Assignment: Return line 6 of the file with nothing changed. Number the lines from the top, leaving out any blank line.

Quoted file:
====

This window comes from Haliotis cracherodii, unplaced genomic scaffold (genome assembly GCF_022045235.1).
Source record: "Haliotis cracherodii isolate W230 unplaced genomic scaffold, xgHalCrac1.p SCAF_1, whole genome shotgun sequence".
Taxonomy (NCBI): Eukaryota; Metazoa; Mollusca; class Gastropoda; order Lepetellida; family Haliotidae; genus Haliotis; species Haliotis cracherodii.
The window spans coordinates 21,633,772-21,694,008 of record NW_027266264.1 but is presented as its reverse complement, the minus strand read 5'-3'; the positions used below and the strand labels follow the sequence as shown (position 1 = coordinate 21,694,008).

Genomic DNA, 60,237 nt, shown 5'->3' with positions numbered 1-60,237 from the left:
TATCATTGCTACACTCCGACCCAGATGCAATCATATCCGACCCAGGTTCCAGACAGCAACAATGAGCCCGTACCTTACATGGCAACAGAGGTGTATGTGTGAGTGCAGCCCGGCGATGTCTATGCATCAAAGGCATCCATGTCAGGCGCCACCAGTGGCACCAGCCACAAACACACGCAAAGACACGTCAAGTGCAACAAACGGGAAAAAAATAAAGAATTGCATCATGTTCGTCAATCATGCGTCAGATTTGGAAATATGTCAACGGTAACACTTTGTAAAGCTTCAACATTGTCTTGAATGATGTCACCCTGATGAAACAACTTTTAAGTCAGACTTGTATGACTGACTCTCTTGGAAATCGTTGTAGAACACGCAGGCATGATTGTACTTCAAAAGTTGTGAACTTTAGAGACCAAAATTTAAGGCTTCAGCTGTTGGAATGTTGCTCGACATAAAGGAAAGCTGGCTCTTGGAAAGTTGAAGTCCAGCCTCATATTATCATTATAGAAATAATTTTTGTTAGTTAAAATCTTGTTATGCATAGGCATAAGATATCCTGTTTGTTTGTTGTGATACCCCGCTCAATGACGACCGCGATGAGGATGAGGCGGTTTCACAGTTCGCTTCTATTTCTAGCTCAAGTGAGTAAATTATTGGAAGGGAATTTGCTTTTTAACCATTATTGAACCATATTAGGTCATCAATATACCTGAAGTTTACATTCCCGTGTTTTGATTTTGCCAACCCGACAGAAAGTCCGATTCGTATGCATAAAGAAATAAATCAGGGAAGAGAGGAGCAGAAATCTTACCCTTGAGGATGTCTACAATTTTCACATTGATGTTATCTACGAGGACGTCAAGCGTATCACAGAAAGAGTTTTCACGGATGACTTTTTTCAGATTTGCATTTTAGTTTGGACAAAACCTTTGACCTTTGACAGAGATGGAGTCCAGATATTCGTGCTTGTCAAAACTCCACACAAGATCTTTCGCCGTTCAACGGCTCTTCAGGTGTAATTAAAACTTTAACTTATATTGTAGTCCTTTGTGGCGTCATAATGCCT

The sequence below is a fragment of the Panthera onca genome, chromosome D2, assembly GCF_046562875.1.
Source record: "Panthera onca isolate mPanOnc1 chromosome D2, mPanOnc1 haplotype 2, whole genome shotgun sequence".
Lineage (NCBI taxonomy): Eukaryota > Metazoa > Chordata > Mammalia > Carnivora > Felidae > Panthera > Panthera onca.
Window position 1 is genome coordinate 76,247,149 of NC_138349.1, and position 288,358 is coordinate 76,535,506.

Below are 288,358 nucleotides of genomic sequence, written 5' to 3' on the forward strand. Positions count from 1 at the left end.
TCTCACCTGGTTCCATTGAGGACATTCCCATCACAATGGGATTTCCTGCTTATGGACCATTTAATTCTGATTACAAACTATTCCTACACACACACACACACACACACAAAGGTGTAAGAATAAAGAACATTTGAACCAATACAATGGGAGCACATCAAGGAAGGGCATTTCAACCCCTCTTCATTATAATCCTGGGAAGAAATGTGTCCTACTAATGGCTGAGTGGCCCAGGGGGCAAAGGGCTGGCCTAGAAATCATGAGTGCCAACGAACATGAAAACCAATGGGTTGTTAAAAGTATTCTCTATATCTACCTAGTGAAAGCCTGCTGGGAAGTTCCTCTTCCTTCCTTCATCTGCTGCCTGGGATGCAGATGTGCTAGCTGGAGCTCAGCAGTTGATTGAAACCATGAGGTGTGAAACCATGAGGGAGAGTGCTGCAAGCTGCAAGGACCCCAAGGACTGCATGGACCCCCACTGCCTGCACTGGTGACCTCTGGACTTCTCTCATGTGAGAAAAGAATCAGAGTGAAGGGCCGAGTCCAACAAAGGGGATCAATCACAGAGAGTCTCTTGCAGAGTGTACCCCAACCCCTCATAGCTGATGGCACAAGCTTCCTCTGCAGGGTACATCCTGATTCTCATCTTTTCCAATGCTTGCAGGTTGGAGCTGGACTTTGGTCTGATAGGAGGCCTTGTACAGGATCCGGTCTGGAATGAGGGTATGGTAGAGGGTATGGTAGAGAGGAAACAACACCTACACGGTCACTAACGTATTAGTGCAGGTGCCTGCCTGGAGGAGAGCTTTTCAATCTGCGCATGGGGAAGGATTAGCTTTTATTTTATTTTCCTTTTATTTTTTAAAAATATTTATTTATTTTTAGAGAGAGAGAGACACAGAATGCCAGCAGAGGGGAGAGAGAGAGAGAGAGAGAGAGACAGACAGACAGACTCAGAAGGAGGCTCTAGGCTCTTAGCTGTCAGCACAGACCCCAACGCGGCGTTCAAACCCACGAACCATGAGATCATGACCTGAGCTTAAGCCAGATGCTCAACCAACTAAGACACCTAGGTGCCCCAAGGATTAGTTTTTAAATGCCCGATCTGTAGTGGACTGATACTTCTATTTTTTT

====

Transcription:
TATCATTGCTACACTCCGACCCAGATGCAATCATATCCGACCCAGGTTCCAGACAGCAACAATGAGCCCGTACCTTACATGGCAACAGAGGTGTATGTGTGAGTGCAGCCCGGCGATGTCTATGCATCAAAGGCATCCATGTCAGGCGCCACCAGTGGCACCAGCCACAAACACACGCAAAGACACGTCAAGTGCAACAAACGGGAAAAAAATAAAGAATTGCATCATGTTCGTCAATCATGCGTCAGATTTGGAAATATGTCAACGGTAACACTTTGTAAAGCTTCAACATTGTCTTGAATGATGTCACCCTGATGAAACAACTTTTAAGTCAGACTTGTATGACTGACTCTCTTGGAAATCGTTGTAGAACACGCAGGCATGATTGTACTTCAAAAGTTGTGAACTTTAGAGACCAAAATTTAAGGCTTCAGCTGTTGGAATGTTGCTCGACATAAAGGAAAGCTGGCTCTTGGAAAGTTGAAGTCCAGCCTCATATTATCATTATAGAAATAATTTTTGTTAGTTAAAATCTTGTTATGCATAGGCATAAGATATCCTGTTTGTTTGTTGTGATACCCCGCTCAATGACGACCGCGATGAGGATGAGGCGGTTTCACAGTTCGCTTCTATTTCTAGCTCAAGTGAGTAAATTATTGGAAGGGAATTTGCTTTTTAACCATTATTGAACCATATTAGGTCATCAATATACCTGAAGTTTACATTCCCGTGTTTTGATTTTGCCAACCCGACAGAAAGTCCGATTCGTATGCATAAAGAAATAAATCAGGGAAGAGAGGAGCAGAAATCTTACCCTTGAGGATGTCTACAATTTTCACATTGATGTTATCTACGAGGACGTCAAGCGTATCACAGAAAGAGTTTTCACGGATGACTTTTTTCAGATTTGCATTTTAGTTTGGACAAAACCTTTGACCTTTGACAGAGATGGAGTCCAGATATTCGTGCTTGTCAAAACTCCACACAAGATCTTTCGCCGTTCAACGGCTCTTCAGGTGTAATTAAAACTTTAACTTATATTGTAGTCCTTTGTGGCGTCATAATGCCT